Also attractive is the city’s municipal brick modernism, particularly in the renovated, sand-coloured Spangen estate, an early example of deck access housing complete with decorative detail and in-built flower boxes. Built around manicured lawns, its centrepiece is a communal washhouse, now converted into contemporary art gallery A Tale of a Tub. It’s also heartening to swim in the warm waters of a restored 1930s pool, the airy Oostelijk Zwembad, where light filters through the glass bricks of an elegantly arched roof.

Reach out towards the edges of the city, and you discover that Rotterdam’s apparent lack of private or public garden space is compensated for, to some degree, by patchworks of holiday plots in areas set aside for weekend visiting. The network of neat, orderly sheds on the banks of canals constitute a city in miniature, a microcosm of Dutch society. Irrigated by waterways, each allotment-esque patch features a home-from-home, a retreat, with space for growing, relaxing or escaping. Something for the weekend. Somewhere for the weekend.

There’s a sense of freedom, too. Notable is the ease with which it’s possible to get around the city, with cars separated from bikes in their separate lanes. Cyclists have priority at roundabouts, and in the main both sides observe the rules of the road. There's still congestion, there's still speeding, cars which jump red lights and fail to stop at pedestrian crossings, but in general there's more politeness. With cycling such a part of life – everyone does it – anyone in Lycra or specialist clothing stands out. Cycling is a different thing here. In Rotterdam, cycling is not about speed, but for getting around. Rather than crouching over the handlebars of a racing bike, ready to be on the defensive, cycling is usually done sitting up and is an altogether more sedate affair: Dutch bikes are wide-framed, heavy, clunky. It’s also striking that children of all ages cross the city by themselves, wandering the streets in pairs or in groups, from an early age. I followed a young boy on a stunt bike, singing to himself and cycling with his arms outstretched, waving like an airplane. He blithely cycled around a motorway roundabout like it was the most natural thing in the world.

Rotterdam strikes me as a city for living in, in a way that makes you feel slightly wistful on your return to the UK. For me, the jewel in Rotterdam’s crown is undoubtedly its large street market, held several times a week and spilling out onto the streets surrounding a glitzy new market building by MDRDV. Whereas the indoor market, surrounded by apartments that face out from giant, lurid images of fruit into a curved atrium, sells artisan produce to those with money to burn, outside you can browse for necessities such as batteries, knock-down toothpaste and fresh produce at the same time as antiques and new shoes, flea-market style.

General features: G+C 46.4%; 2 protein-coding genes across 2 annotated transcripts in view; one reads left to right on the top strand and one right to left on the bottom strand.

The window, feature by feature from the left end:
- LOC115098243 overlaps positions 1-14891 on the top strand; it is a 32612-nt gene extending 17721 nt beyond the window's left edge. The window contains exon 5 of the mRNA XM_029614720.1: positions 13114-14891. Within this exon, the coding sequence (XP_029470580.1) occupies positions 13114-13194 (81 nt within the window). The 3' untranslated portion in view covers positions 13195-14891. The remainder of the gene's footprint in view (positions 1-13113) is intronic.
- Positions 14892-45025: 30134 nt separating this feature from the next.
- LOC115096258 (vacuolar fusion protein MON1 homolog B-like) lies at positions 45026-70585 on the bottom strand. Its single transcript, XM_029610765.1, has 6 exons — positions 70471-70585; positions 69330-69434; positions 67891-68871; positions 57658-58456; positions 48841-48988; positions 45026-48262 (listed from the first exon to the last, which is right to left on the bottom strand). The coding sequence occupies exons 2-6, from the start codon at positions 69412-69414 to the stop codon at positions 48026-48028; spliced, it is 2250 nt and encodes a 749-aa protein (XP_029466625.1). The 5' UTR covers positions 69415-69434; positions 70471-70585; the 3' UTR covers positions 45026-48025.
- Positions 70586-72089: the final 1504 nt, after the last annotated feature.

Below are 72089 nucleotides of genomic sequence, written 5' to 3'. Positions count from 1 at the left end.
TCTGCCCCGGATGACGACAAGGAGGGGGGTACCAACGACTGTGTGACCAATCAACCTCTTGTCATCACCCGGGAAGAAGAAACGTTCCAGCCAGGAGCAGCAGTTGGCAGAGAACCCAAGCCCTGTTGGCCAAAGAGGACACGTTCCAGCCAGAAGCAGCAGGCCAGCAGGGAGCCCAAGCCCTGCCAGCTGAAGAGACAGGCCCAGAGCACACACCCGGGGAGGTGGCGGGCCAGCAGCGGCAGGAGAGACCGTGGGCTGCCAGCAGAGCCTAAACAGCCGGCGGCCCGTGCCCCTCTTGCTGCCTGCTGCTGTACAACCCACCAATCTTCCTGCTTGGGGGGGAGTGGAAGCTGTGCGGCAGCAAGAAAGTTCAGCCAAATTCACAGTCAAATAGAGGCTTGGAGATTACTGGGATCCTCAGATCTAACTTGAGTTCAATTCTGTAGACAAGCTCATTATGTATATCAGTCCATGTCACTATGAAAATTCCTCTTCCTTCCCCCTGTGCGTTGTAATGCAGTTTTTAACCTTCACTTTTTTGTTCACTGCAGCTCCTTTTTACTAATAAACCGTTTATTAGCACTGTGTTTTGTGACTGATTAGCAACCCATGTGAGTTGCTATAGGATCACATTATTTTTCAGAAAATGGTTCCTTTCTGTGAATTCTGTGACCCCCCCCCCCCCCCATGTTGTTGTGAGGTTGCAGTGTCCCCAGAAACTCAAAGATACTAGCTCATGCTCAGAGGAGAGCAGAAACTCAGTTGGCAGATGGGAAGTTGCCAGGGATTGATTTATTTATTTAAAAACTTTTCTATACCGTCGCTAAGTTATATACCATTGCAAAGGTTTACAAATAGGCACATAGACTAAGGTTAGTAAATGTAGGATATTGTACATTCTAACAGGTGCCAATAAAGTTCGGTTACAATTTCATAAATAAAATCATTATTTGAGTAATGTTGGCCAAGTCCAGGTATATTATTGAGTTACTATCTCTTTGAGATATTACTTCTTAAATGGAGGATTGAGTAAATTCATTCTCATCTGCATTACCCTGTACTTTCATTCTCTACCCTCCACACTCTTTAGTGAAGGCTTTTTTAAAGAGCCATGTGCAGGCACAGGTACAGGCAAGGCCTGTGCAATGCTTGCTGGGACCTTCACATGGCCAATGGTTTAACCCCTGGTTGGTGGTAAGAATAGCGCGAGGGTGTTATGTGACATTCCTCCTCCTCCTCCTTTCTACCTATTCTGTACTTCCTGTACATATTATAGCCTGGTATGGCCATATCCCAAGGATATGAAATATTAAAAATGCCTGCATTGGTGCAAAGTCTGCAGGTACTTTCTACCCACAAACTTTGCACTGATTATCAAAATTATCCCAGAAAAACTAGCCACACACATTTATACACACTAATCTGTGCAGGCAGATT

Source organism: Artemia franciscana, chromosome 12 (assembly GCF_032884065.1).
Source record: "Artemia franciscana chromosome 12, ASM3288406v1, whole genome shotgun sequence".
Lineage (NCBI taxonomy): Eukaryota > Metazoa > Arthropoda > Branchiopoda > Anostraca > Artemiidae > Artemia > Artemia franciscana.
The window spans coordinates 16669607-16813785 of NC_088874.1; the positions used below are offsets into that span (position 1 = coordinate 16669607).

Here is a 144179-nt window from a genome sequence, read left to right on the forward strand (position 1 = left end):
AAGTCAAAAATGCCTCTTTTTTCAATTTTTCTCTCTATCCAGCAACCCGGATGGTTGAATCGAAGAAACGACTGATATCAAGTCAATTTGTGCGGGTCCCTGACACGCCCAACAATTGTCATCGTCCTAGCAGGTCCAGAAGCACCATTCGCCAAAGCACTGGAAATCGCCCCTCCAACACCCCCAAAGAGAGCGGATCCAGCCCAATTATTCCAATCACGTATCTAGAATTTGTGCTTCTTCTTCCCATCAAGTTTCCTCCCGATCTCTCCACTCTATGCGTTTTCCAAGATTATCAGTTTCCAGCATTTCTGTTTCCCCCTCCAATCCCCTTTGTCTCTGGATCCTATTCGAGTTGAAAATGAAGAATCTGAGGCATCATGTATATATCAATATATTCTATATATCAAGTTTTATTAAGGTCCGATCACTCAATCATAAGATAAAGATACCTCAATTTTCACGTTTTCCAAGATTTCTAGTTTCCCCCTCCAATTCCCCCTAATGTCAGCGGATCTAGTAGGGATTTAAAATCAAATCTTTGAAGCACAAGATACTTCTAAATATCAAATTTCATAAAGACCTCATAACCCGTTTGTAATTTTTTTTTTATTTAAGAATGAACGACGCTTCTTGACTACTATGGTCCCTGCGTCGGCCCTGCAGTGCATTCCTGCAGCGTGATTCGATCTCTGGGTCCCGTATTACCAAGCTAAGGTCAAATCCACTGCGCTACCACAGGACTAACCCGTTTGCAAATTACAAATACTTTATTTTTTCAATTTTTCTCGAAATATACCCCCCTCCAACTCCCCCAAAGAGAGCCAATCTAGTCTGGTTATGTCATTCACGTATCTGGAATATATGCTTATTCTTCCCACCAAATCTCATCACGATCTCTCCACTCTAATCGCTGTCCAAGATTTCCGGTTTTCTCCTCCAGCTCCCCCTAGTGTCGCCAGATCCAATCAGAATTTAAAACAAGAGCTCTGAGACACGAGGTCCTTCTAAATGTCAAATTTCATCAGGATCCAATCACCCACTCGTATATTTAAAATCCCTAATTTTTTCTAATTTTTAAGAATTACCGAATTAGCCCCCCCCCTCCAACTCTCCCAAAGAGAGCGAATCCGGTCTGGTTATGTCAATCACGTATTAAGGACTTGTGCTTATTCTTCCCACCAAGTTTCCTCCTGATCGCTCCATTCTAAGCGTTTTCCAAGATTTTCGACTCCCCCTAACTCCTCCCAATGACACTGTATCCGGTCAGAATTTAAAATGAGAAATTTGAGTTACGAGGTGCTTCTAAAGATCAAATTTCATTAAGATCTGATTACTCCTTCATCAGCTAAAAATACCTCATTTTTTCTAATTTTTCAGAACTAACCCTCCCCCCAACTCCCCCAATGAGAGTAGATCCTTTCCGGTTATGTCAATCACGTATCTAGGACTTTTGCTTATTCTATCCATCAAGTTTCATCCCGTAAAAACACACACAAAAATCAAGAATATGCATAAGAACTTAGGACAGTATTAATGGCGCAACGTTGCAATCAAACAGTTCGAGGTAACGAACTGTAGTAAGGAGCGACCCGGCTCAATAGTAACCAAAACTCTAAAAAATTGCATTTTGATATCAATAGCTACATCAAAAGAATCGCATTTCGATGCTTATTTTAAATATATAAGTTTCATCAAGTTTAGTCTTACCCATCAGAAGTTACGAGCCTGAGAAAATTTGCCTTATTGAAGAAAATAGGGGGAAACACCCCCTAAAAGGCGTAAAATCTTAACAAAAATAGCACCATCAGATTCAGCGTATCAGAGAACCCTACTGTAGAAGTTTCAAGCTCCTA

This article is based on notes I wrote more than a year ago. I can't claim to know the city intimately, so this content may be wildly off-mark; my last visit to Rotterdam was in April 2015, but it's only now that I have felt well enough to form them into the article I was meaning to write for so long. Although my long-term partner at the time, Daniel Fogarty, moved to Rotterdam to study for a two-year MA at Piet Zwart Institute, it wasn't ever really a consideration that I would move too. I visited him there a couple of times, but whenever I returned to Manchester from Rotterdam it was a huge relief, as ultimately Manchester is where I belong, and where my life is (and, to be honest, it was a relief to be back on my road bike, racing down the A6 side-by-side with the traffic). Other than Dan, there was nothing for me, really, in Rotterdam, but I sometimes wonder whether I could have lived there, and there are certain elements of Rotterdam (particularly the street market) that I certainly wish could be replicated in Manchester.

Tuesday, 15 March 2016

Listen online: All FM Friday Drivetime interview

I was invited to talk about my Pictures for Schools research and upcoming talk for the Manchester Centre for Regional History at Manchester Metropolitan University on Fiona Ledgard’s Friday Drivetime show on south Manchester radio station All FM.

During our discussion Fiona asked me to read a short extract from an article I have written about Pictures for Schools for the new issue of the modernist magazine of twentieth century architecture and design, which is themed ‘Forgotten’. In the article, I chose to focus on Pictures for Schools as a forgotten idea and ideal.

I also picked some songs for the show, some of them tenuously related to art and artists, including Meilyr Jones, the Velvet Underground, WE, Pins, LoneLady, Sauna Youth, David Bowie and Sacred Paws.

Listen to the show online:
For more information about the modernist, and to purchase the magazine, visit

Monday, 14 March 2016

Manchester Left Writers reading at Verbose, Monday March 28

Manchester Left Writers will be reading Precarious Passages as guests at this month's Verbose live literature night at Fallow Cafe in Fallowfield on Monday March 28.

The event starts at 7.30pm and is free. For more information visit

Facebook event